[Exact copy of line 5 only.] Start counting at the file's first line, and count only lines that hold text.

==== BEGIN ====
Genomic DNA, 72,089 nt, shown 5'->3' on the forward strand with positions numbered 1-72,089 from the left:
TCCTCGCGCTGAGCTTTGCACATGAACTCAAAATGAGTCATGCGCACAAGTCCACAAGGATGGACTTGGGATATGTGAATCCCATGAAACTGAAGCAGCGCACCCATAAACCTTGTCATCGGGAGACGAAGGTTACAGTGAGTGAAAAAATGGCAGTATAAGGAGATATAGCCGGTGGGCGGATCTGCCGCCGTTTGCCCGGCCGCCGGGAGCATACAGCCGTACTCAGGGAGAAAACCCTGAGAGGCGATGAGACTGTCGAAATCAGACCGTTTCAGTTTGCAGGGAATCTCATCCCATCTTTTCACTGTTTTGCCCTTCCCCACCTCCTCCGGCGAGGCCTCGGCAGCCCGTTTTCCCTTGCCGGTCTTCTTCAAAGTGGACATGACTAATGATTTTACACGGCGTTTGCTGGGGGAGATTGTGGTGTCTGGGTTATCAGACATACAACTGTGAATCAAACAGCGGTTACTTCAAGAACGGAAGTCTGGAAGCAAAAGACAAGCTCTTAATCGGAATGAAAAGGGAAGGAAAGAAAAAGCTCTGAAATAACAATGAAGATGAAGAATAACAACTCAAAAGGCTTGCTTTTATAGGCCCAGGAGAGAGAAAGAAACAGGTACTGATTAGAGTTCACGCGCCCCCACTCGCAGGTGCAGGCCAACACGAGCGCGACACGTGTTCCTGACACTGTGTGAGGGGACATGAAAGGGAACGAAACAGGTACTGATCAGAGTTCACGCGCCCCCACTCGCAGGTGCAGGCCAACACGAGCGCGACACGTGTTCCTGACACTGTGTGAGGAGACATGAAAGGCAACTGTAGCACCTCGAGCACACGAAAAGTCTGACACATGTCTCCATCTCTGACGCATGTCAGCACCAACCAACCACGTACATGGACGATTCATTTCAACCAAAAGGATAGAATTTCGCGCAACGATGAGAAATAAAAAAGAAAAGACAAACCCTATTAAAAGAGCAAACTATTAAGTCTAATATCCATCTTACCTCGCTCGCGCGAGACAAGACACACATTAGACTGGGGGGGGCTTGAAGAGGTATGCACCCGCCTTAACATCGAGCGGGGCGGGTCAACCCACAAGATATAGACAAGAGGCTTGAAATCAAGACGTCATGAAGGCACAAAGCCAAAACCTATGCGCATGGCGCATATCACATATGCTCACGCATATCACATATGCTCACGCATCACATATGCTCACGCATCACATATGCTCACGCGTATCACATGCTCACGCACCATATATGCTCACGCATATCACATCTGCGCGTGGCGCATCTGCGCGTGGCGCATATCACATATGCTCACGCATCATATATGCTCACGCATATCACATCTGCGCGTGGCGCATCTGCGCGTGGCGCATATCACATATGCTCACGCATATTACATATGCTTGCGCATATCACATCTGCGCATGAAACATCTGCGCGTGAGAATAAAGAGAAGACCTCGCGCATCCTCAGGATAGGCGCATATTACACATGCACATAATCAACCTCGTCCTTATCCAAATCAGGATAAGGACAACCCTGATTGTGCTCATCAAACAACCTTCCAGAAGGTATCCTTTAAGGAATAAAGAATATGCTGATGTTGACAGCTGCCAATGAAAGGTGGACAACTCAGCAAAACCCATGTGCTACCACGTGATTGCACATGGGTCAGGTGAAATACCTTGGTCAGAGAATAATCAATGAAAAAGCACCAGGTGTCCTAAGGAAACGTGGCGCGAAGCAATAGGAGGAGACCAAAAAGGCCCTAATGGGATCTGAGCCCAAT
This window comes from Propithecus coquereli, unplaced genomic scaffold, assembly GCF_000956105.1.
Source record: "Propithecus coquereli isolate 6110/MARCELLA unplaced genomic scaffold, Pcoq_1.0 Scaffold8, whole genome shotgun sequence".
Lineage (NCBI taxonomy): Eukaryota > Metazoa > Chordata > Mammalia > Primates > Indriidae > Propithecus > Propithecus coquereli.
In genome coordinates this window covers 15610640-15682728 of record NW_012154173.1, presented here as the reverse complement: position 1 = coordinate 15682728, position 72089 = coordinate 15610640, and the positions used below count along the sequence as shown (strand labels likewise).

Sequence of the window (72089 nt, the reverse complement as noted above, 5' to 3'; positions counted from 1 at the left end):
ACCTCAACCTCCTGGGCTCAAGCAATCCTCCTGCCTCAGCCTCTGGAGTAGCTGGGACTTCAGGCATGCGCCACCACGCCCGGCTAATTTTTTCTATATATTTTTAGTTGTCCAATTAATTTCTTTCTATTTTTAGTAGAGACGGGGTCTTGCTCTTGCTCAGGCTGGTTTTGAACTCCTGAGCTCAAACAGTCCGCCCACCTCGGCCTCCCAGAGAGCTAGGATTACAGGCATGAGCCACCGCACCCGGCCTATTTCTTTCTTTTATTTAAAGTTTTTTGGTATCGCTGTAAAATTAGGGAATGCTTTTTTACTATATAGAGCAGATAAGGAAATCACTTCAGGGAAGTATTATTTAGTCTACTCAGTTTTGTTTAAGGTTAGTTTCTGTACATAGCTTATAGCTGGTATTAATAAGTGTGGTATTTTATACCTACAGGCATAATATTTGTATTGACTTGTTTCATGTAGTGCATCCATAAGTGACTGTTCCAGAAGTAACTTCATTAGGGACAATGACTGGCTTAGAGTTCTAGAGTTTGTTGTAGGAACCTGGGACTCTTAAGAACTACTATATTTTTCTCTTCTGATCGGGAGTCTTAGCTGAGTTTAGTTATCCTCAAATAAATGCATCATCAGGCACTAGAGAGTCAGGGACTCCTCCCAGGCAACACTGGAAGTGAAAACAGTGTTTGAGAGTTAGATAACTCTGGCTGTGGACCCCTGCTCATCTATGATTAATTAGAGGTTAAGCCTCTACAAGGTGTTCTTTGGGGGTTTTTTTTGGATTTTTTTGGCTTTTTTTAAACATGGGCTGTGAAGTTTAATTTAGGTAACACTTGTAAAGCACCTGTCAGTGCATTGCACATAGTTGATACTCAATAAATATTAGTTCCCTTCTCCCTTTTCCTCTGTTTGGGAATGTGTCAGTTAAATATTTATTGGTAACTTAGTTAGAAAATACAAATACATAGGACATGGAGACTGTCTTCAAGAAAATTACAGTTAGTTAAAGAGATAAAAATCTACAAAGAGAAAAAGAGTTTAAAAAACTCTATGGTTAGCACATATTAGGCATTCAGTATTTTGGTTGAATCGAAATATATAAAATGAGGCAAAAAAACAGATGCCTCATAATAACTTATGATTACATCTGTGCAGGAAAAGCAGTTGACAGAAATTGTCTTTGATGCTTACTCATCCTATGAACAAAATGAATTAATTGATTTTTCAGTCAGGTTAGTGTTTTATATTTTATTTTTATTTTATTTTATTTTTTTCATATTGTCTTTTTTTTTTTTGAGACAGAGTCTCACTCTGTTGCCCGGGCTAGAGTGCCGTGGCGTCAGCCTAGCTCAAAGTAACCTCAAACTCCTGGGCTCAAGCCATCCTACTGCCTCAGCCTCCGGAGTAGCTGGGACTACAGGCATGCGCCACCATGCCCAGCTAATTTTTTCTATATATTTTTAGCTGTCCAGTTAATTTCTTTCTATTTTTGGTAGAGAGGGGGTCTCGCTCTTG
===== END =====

Lineage (NCBI taxonomy): Eukaryota > Metazoa > Chordata > Mammalia > Primates > Indriidae > Propithecus > Propithecus coquereli.